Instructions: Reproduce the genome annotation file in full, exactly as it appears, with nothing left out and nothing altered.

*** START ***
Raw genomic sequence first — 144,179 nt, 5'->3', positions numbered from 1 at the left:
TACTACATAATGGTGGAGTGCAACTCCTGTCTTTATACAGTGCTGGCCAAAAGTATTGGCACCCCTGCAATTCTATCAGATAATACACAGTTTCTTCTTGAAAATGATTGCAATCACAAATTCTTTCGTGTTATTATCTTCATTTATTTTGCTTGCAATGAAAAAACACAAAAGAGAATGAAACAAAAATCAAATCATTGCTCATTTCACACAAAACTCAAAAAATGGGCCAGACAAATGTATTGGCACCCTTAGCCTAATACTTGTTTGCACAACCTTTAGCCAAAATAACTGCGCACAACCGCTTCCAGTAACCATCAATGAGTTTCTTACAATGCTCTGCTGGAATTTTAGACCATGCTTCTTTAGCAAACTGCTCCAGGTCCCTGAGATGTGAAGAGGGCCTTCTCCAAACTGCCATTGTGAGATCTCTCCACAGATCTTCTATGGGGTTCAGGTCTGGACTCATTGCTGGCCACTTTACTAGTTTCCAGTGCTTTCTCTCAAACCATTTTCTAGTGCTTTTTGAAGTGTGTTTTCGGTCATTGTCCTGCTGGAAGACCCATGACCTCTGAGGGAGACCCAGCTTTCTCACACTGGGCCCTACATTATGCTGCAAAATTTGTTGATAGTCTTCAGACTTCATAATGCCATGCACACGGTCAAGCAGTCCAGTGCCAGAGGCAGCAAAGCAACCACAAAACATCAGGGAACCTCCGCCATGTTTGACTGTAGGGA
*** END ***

Raw genomic sequence first — 144,179 nt, 5'->3', positions numbered from 1 at the left:
TACTACATAATGGTGGAGTGCAACTCCTGTCTTTATACAGTGCTGGCCAAAAGTATTGGCACCCCTGCAATTCTATCAGATAATACACAGTTTCTTCTTGAAAATGATTGCAATCACAAATTCTTTCGTGTTATTATCTTCATTTATTTTGCTTGCAATGAAAAAACACAAAAGAGAATGAAACAAAAATCAAATCATTGCTCATTTCACACAAAACTCAAAAAATGGGCCAGACAAATGTATTGGCACCCTTAGCCTAATACTTGTTTGCACAACCTTTAGCCAAAATAACTGCGCACAACCGCTTCCAGTAACCATCAATGAGTTTCTTACAATGCTCTGCTGGAATTTTAGACCATGCTTCTTTAGCAAACTGCTCCAGGTCCCTGAGATGTGAAGAGGGCCTTCTCCAAACTGCCATTGTGAGATCTCTCCACAGATCTTCTATGGGGTTCAGGTCTGGACTCATTGCTGGCCACTTTACTAGTTTCCAGTGCTTTCTCTCAAACCATTTTCTAGTGCTTTTTGAAGTGTGTTTTCGGTCATTGTCCTGCTGGAAGACCCATGACCTCTGAGGGAGACCCAGCTTTCTCACACTGGGCCCTACATTATGCTGCAAAATTTGTTGATAGTCTTCAGACTTCATAATGCCATGCACACGGTCAAGCAGTCCAGTGCCAGAGGCAGCAAAGCAACCACAAAACATCAGGGAACCTCCGCCATGTTTGACTGTAGGGA